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How to squeeze the most from your computer

  • Story Highlights
  • Here's how to squeeze the most performance out of your older computer
  • It may be your software that's slow, not your computer; check for updates
  • Move as many of your activities, such as e-mail, to the Web as possible
  • If you're still using Internet Explorer, stop! You're better off with a newer build of Firefox
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By Chris Pirillo
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(CNN) -- No budget for a new computer in this recession? It's a common malady these days.

A self-admitted tech geek, Chris Pirillo is president of, a blogging network.

A self-admitted tech geek, Chris Pirillo is president of, a blogging network.

But this doesn't mean you have to suffer along with substandard performance from your system just because it's got more dust on its cover and less hard drive space than that shiny floor model you've been drooling over at the local Fry's.

Will an '09 Ford Escort outpace a '67 Mustang in a drag race? If the Mustang's been neglected and allowed to rust away in the back yard for the past decade, then...probably. If it's been babied and protected from the elements, then it's not even a fair contest.

Like any machine, a well-maintained car or computer will surprise you, no matter its age.

In our modern consumer culture, it's not surprising that many people are under the impression that newer always means better. Yesterday's top-shelf computer is as disposable as a Taco Bell spork, and what cost $3,000 four years ago is now surpassed by technology that didn't even exist -- for any price then -- for a comparable pittance. We're conditioned to kowtow to the expectations of obsolescence. Why settle for less, manufacturers will ask coyly, when we could have so much more -- interest-free for six months if we just sign up today?

I'm here to tell you that even if you don't have the riches to get your dream setup today, you don't have to settle for less than what yesterday's perfect computer can offer. Here's a list of things that could help keep you and your machine playing nicely together for a while until you can save up enough pennies for tomorrow's offerings.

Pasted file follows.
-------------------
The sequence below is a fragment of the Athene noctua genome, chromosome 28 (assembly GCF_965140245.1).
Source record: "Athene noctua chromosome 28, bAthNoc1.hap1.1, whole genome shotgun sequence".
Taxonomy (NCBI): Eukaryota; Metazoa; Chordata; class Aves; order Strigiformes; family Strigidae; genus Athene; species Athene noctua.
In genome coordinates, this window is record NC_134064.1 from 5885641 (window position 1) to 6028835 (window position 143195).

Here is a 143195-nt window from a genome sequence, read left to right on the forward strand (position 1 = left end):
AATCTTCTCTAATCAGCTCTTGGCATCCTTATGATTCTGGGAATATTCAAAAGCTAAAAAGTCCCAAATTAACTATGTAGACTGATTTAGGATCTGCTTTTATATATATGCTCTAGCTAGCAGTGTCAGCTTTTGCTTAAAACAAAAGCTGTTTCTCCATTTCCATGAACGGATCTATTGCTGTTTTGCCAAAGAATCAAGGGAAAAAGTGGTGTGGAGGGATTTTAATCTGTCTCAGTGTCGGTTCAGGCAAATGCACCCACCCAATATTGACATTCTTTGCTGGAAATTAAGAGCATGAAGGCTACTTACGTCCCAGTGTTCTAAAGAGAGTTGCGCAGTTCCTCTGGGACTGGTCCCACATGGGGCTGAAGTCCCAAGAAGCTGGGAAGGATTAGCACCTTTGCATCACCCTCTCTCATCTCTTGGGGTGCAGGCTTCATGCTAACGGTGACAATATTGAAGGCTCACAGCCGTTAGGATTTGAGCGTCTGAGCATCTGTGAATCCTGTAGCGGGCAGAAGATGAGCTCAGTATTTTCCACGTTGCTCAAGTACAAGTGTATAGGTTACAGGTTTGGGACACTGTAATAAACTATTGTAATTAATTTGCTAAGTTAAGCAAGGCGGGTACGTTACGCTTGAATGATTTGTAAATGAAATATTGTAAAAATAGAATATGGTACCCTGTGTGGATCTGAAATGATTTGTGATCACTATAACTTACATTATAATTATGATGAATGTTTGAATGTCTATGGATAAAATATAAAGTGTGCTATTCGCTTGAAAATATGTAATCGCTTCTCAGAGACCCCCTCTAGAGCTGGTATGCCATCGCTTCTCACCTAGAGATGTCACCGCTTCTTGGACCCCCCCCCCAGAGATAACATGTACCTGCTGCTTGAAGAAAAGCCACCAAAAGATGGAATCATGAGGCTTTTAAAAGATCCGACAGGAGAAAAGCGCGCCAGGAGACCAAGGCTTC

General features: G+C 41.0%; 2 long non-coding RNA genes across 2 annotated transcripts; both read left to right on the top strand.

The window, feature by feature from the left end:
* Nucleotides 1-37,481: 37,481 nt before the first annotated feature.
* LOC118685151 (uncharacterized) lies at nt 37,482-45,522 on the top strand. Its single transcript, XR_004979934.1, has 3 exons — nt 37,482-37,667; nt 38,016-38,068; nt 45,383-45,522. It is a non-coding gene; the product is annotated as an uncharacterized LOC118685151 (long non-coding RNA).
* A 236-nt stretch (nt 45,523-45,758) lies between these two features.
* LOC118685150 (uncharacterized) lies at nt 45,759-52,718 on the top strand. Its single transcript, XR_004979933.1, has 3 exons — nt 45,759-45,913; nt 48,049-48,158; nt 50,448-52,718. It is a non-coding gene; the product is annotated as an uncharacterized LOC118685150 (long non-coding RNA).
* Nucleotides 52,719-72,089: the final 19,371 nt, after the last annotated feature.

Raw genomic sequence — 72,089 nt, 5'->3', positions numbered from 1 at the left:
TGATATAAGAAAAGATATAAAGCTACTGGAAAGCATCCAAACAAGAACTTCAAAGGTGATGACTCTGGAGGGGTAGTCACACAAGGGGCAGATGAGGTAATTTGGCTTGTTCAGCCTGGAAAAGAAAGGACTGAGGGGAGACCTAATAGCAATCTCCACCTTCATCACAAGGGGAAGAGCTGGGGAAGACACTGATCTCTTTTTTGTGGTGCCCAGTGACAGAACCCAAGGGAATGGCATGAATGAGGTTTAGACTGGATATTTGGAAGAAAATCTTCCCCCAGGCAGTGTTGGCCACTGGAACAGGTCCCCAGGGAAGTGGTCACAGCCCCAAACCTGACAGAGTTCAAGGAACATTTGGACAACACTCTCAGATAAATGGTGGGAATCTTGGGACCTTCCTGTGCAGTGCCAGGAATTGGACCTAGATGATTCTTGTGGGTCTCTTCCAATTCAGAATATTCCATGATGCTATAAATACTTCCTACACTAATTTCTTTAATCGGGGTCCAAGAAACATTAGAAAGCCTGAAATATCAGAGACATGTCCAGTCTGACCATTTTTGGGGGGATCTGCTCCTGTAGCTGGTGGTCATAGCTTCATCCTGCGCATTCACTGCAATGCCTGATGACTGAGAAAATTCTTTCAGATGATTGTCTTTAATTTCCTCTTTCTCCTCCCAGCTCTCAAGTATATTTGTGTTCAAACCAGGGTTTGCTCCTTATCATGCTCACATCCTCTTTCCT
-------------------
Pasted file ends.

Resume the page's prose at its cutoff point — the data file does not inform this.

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It may be your software that's slow -- not your computer. Check for driver and version updates either at your computer manufacturer's Web site or through the list of software you use frequently; see if new drivers or versions are available. If you've been using the same programs for a year or two, it's likely that such updates are available, and those updates could result in noticeable performance improvement.

The future of the desktop is on the Web, where there's little (if anything) for you to install to (and slow down) your system. For this reason, I recommend moving as many of your activities to the Web as possible. Many of today's Web sites are built with rich JavaScript frameworks, which enable amazing in-browser experiences for everybody.

If you can, begin accessing and managing your email from the Web rather than the desktop. If you use more than one computer on a regular basis, this is likely what you're doing anyway. A lot of people I know swear by Google's Gmail (especially for its pretty good spam-filtering capabilities), but you have many options -- and most of them are free.

At the risk of seeming Google-centric, I have to point out that it's even possible to manage basic documents and spreadsheets online -- once proprietary to bloated Microsoft Office products -- for free with Google Docs. And sharing the data from these applications for collaboration with friends and coworkers has never been easier.

If you're still using Internet Explorer, stop! Please, stop. It's not fast -- not by today's standards. You're better off with a newer build of Firefox or possibly Google Chrome or Safari (my personal favorite).

External hard drives are a good way of keeping transient data off your computer's core hard drive, which should give your operating system some extra room to do its job more efficiently. Another option takes us back to the Web -- you can often get an online backup plan that will remove your valuable data not only from that main hard drive, but also from your computer's immediate vicinity.

If a calamity (whether human-created or, as insurance companies like to say, an "act of God") befalls your household, your data will be safe in a sanctuary far, far away and not melted on that physical, external hard drive next to that poor old computer we've been trying to save!

Instead of downloading music and storing it indefinitely, consider paying for a music/content subscription service instead. There'll be less data bogging down your computer, less stuff for you to manage, and you'll have access to so much more content.

Comparably minor hardware upgrades like more RAM or better video cards will likely make a major difference in your old system's performance. A second monitor is one way I've found of, if not making my computer more productive, at least making my interaction with the computer more productive.

Doubling your screen real estate is a great way of getting the most out of the information that your computer's giving you without having to switch back and forth between pages on a smaller, single-screen setup. Make sure your video card supports this option; if not, there are USB converters that might help overcome this obstacle.

See? Your old computer, treated with care and respect, can still make that pan-global road trip on the Information Superhighway. It just needs a careful hand on the wheel and a steady toe on the pedal to maximize its potential: That New Computer Smell on an Old Wallet Budget.

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